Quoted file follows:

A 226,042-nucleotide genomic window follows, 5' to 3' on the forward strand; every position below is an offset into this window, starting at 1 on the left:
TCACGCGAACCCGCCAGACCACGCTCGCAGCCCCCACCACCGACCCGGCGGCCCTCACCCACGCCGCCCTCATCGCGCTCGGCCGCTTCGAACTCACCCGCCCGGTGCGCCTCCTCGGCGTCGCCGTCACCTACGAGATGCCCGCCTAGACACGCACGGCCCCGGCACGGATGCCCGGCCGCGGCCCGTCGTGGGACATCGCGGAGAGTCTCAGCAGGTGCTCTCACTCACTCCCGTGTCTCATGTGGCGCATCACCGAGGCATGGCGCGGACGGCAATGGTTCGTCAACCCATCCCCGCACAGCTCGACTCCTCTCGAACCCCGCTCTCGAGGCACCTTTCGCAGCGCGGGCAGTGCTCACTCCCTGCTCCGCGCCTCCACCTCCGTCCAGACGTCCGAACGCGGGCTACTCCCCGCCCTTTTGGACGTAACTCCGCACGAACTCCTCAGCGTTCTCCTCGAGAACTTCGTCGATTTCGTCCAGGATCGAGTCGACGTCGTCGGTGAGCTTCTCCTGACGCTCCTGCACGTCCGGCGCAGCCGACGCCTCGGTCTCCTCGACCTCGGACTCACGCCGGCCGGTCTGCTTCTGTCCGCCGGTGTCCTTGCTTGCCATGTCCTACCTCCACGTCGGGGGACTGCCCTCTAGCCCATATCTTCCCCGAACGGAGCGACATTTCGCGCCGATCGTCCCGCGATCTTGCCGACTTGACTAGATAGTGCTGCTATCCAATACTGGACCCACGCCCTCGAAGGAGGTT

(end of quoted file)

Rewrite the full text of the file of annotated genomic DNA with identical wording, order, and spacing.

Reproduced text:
A 226,042-nucleotide genomic window follows, 5' to 3' on the forward strand; every position below is an offset into this window, starting at 1 on the left:
TCACGCGAACCCGCCAGACCACGCTCGCAGCCCCCACCACCGACCCGGCGGCCCTCACCCACGCCGCCCTCATCGCGCTCGGCCGCTTCGAACTCACCCGCCCGGTGCGCCTCCTCGGCGTCGCCGTCACCTACGAGATGCCCGCCTAGACACGCACGGCCCCGGCACGGATGCCCGGCCGCGGCCCGTCGTGGGACATCGCGGAGAGTCTCAGCAGGTGCTCTCACTCACTCCCGTGTCTCATGTGGCGCATCACCGAGGCATGGCGCGGACGGCAATGGTTCGTCAACCCATCCCCGCACAGCTCGACTCCTCTCGAACCCCGCTCTCGAGGCACCTTTCGCAGCGCGGGCAGTGCTCACTCCCTGCTCCGCGCCTCCACCTCCGTCCAGACGTCCGAACGCGGGCTACTCCCCGCCCTTTTGGACGTAACTCCGCACGAACTCCTCAGCGTTCTCCTCGAGAACTTCGTCGATTTCGTCCAGGATCGAGTCGACGTCGTCGGTGAGCTTCTCCTGACGCTCCTGCACGTCCGGCGCAGCCGACGCCTCGGTCTCCTCGACCTCGGACTCACGCCGGCCGGTCTGCTTCTGTCCGCCGGTGTCCTTGCTTGCCATGTCCTACCTCCACGTCGGGGGACTGCCCTCTAGCCCATATCTTCCCCGAACGGAGCGACATTTCGCGCCGATCGTCCCGCGATCTTGCCGACTTGACTAGATAGTGCTGCTATCCAATACTGGACCCACGCCCTCGAAGGAGGTT